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Former Italian PM faces investigation over Covid response

Italian prime minister Giuseppe Conte is set to undergo a judicial inquiry over claims his government's response to the Covid-19 outbreak in early 2020 was too slow.

Former Italian PM faces investigation over Covid response
Former Italian PM Giuseppe Conte will face an investigation over his government's response to the Covid-19 outbreak in early 2020. Photo by Tiziana FABI / AFP

Prosecutors in Bergamo, the northern city that was one of the epicentres of the coronavirus outbreak in Europe, targeted Conte after wrapping up their three-year inquiry, according to media reports.

Conte, now president of the populist Five Star movement, was prime minister from 2018 to 2021 and oversaw the initial measures taken to halt the spread of what would become a global pandemic.

Investigating magistrates suspect that Conte and his government underestimated the contagiousness of Covid-19 even though available data showed that cases were spreading rapidly in Bergamo and the surrounding region.

They note that in early March 2020 the government did not create a “red zone” in two areas hit hardest by the outbreak, Nembro and Alzano Lombardo, even though security forces were ready to isolate the zone from the rest of the country.

READ ALSO: ‘Not offensive’: Italian minister defends Covid testing rule for China arrivals

Red zones had already been decreed in late February for around a dozen other nearby municipalities including Codogno, the town where the initial Covid case was reportedly found.

Conte’s health minister Roberto Speranza as well as the president of the Lombardy region, Attilio Fontana, are also under investigation, the reports said.

Bergamo prosecutors allege that according to scientific experts, earlier quarantines could have saved thousands of lives.

Conte, quoted by Il Corriere della Sera and other media outlets, said he was “unworried” by the inquiry, saying his government had acted “with the utmost commitment and responsibility during one of the most difficult moments of our republic.”

READ ALSO: Italy’s constitutional court upholds Covid vaccine mandate as fines kick in

Similar cases have been lodged against officials elsewhere, alleging that authorities failed to act quickly enough against a virus that has killed an estimated 6.8 million people worldwide since early 2020.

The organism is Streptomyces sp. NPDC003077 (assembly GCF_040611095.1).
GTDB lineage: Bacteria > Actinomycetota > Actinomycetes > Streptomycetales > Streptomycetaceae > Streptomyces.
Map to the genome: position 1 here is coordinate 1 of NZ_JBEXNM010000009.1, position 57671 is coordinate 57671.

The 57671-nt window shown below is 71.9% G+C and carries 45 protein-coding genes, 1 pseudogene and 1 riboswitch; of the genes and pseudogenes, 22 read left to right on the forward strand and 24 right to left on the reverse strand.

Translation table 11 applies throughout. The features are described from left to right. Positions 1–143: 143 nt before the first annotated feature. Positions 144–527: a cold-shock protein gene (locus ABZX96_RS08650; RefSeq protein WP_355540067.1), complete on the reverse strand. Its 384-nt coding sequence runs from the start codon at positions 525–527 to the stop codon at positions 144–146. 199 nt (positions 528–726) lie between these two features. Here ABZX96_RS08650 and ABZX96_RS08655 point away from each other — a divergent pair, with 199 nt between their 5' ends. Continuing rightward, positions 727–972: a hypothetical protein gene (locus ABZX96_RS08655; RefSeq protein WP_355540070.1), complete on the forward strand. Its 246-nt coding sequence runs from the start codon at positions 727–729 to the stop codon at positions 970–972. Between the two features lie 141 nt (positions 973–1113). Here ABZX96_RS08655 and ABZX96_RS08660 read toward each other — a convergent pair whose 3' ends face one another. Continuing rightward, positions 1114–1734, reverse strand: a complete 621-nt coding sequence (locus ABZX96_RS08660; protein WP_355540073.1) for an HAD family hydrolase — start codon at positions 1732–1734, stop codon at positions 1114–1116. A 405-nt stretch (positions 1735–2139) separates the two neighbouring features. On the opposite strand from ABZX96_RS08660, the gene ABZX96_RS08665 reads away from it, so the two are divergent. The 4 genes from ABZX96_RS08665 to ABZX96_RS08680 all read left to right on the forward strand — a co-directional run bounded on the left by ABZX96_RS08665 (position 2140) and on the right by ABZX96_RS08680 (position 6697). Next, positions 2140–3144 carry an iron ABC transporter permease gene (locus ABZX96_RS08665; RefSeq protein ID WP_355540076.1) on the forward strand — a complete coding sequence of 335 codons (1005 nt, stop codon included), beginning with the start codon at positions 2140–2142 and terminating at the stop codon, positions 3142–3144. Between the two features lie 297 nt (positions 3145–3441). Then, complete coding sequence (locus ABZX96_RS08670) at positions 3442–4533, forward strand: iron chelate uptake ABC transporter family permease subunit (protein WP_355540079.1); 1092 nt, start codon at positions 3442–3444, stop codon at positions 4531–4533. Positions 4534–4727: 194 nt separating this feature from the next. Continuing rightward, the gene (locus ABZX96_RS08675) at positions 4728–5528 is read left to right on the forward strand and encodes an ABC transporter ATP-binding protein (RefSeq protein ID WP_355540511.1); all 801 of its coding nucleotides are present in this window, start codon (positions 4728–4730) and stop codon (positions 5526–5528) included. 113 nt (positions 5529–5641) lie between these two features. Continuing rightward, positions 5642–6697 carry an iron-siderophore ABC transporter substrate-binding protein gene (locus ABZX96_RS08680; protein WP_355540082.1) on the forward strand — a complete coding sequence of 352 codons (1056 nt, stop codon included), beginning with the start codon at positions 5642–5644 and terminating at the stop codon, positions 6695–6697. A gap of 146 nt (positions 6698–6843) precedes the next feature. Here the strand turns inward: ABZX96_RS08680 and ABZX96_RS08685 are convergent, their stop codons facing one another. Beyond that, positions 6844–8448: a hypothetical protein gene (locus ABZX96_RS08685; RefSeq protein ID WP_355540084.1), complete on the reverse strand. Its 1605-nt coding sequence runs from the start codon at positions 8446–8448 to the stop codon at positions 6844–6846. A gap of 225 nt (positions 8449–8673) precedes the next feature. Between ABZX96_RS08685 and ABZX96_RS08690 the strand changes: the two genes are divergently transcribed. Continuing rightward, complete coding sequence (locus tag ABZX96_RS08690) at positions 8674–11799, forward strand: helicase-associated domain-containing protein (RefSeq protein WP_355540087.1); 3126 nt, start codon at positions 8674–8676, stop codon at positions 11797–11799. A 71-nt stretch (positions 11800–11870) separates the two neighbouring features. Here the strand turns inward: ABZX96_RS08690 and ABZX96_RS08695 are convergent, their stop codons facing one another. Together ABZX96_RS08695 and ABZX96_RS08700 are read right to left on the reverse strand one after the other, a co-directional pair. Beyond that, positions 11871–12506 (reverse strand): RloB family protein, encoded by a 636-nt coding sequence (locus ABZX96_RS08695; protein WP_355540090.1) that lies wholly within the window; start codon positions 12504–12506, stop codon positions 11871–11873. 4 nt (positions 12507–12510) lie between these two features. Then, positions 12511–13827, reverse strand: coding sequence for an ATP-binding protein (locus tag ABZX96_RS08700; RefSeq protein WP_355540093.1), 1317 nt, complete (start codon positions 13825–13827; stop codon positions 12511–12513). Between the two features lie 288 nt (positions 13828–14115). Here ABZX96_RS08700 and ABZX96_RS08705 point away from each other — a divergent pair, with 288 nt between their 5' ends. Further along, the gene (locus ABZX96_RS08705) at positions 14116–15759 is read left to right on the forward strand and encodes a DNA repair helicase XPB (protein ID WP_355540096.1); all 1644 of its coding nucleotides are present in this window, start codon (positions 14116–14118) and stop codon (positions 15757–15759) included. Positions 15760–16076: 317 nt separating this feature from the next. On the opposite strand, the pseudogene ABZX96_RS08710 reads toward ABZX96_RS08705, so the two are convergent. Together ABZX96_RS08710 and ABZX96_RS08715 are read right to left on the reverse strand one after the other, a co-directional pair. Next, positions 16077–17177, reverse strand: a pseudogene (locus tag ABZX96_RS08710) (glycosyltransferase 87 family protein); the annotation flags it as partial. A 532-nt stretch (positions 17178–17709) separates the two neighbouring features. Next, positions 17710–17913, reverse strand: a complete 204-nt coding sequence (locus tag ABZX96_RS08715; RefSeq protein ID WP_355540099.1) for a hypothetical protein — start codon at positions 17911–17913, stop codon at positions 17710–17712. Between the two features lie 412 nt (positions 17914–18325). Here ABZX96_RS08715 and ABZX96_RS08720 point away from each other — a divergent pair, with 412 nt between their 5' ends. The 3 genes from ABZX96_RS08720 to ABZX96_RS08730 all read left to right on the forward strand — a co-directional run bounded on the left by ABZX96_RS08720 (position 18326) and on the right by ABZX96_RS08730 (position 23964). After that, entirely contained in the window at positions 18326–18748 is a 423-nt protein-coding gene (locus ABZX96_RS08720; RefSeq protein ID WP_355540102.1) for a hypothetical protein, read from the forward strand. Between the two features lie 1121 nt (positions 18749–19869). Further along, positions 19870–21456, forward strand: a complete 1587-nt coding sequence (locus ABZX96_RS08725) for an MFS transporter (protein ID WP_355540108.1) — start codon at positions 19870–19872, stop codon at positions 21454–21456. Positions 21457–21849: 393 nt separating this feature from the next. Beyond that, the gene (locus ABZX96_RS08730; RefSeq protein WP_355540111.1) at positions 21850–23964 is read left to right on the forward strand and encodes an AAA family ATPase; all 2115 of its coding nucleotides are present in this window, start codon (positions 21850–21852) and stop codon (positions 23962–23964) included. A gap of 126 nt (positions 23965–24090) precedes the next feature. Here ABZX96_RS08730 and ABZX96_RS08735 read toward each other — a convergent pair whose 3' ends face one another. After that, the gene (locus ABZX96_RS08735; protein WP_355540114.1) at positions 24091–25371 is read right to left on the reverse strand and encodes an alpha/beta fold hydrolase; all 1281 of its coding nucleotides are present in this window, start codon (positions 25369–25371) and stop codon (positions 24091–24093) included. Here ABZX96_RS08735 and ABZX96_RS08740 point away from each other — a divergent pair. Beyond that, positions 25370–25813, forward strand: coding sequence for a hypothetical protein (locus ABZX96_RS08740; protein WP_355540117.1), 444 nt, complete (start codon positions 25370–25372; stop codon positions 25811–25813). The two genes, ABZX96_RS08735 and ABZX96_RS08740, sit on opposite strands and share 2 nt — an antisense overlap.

In January, France’s top court threw out a case against former health minister Agnes Buzyn, a trained doctor, over her allegedly “endangering the lives of others” by initially playing down the severity of Covid-19.

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POLITICS

Italy scraps abuse of office crime as opposition cries foul

Italy's magistrates and opposition parties denounced the repeal of the crime of abuse of office on Thursday, calling it a gift to the mafia and corrupt officials.

Italy scraps abuse of office crime as opposition cries foul

The decriminalisation measure was part of a package of justice reforms that passed the Chamber of Deputies by 199 votes to 102 on Wednesday.

The reform was spearheaded by Forza Italia, the party founded by former premier Silvio Berlusconi – whose long political career was marked by endless legal cases and accusations of cronyism and corruption.

READ ALSO: What are the controversial reforms Italians are protesting against?

Promoters of the reform argued that the law deterred public officials from making decisions involving tenders out of fear of being accused of abuse of office.

They also pointed to the fact that 80 percent of legal proceedings involving the crime were dismissed, and innocent officials disgraced.

The Italian legal code will retain anti-corruption laws linked to public contracts, though more restrictively worded.

“Illicit behaviour will continue to be prosecuted – there are still instruments in the penal code,” said Mariastella Gelmini, a former minister under Berlusconi who is now in a small centrist party.

READ ALSO: Rome in push to decriminalise abuse of office despite corruption fears

Also voting for the reform was the far-right Brothers of Italy and League parties, headed by Prime Minister Giorgia Meloni and Deputy Prime Minister Matteo Salvini respectively.

Three centrist parties also voted for the reform.

The Democratic Party, the Five Star Movement and the Greens and Left Alliance voted against it, holding up posters in parliament on Wednesday reading “Impunity for white-collar workers, shame on you!”

The respected former anti-mafia prosecutor Federico Cafiero De Raho told the Corriere della Sera daily on Wednesday that citizens reporting public corruption “will no longer be protected by the law”.

“The citizen who must report the violation of the rules of a tender, or the bypassing of a hospital’s waiting lists or the illegal concession given to a neighbour to build where he couldn’t, will no longer have criminal protection,” he said.

He said that while serving as a prosecutor in Calabria – a poor southern region whose powerful ‘Ndrangheta mafia is notorious for infiltrating public institutions and rigging tenders – “the mayors told us that thanks to the abuse of office [crime], they could say no to the ‘Ndrangheta’.”

“They said they couldn’t break the rules or they would be convicted.”

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